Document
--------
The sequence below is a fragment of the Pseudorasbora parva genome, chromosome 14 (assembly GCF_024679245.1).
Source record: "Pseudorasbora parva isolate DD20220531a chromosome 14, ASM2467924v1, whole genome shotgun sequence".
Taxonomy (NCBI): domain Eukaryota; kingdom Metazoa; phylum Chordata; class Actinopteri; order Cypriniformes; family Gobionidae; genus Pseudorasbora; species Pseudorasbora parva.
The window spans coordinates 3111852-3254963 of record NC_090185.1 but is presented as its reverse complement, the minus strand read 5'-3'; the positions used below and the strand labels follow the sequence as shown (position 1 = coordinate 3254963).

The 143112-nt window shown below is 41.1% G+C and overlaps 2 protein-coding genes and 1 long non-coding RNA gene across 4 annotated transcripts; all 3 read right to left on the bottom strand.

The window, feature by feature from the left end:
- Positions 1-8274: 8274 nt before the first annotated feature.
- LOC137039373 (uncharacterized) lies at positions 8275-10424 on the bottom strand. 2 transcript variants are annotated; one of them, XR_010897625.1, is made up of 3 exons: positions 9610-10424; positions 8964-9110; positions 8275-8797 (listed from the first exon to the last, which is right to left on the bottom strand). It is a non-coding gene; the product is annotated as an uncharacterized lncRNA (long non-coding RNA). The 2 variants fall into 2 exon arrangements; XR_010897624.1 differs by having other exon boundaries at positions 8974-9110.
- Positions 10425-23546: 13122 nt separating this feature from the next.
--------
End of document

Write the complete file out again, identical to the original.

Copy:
The sequence below is a fragment of the Pseudorasbora parva genome, chromosome 14 (assembly GCF_024679245.1).
Source record: "Pseudorasbora parva isolate DD20220531a chromosome 14, ASM2467924v1, whole genome shotgun sequence".
Taxonomy (NCBI): domain Eukaryota; kingdom Metazoa; phylum Chordata; class Actinopteri; order Cypriniformes; family Gobionidae; genus Pseudorasbora; species Pseudorasbora parva.
The window spans coordinates 3111852-3254963 of record NC_090185.1 but is presented as its reverse complement, the minus strand read 5'-3'; the positions used below and the strand labels follow the sequence as shown (position 1 = coordinate 3254963).

The 143112-nt window shown below is 41.1% G+C and overlaps 2 protein-coding genes and 1 long non-coding RNA gene across 4 annotated transcripts; all 3 read right to left on the bottom strand.

The window, feature by feature from the left end:
- Positions 1-8274: 8274 nt before the first annotated feature.
- LOC137039373 (uncharacterized) lies at positions 8275-10424 on the bottom strand. 2 transcript variants are annotated; one of them, XR_010897625.1, is made up of 3 exons: positions 9610-10424; positions 8964-9110; positions 8275-8797 (listed from the first exon to the last, which is right to left on the bottom strand). It is a non-coding gene; the product is annotated as an uncharacterized lncRNA (long non-coding RNA). The 2 variants fall into 2 exon arrangements; XR_010897624.1 differs by having other exon boundaries at positions 8974-9110.
- Positions 10425-23546: 13122 nt separating this feature from the next.